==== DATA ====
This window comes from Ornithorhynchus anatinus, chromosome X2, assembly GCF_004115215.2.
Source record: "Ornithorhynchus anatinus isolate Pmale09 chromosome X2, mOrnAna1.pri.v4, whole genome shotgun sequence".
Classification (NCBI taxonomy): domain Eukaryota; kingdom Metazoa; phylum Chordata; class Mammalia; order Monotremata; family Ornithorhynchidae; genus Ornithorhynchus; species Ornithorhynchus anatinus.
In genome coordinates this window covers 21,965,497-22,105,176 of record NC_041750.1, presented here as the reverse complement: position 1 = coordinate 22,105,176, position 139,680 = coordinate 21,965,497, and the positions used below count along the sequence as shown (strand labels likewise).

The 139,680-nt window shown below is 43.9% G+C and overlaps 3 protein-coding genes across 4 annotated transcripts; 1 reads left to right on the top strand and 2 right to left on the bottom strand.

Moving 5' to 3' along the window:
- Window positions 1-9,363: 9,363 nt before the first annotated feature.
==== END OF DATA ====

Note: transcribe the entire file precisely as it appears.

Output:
This window comes from Ornithorhynchus anatinus, chromosome X2, assembly GCF_004115215.2.
Source record: "Ornithorhynchus anatinus isolate Pmale09 chromosome X2, mOrnAna1.pri.v4, whole genome shotgun sequence".
Classification (NCBI taxonomy): domain Eukaryota; kingdom Metazoa; phylum Chordata; class Mammalia; order Monotremata; family Ornithorhynchidae; genus Ornithorhynchus; species Ornithorhynchus anatinus.
In genome coordinates this window covers 21,965,497-22,105,176 of record NC_041750.1, presented here as the reverse complement: position 1 = coordinate 22,105,176, position 139,680 = coordinate 21,965,497, and the positions used below count along the sequence as shown (strand labels likewise).

The 139,680-nt window shown below is 43.9% G+C and overlaps 3 protein-coding genes across 4 annotated transcripts; 1 reads left to right on the top strand and 2 right to left on the bottom strand.

Moving 5' to 3' along the window:
- Window positions 1-9,363: 9,363 nt before the first annotated feature.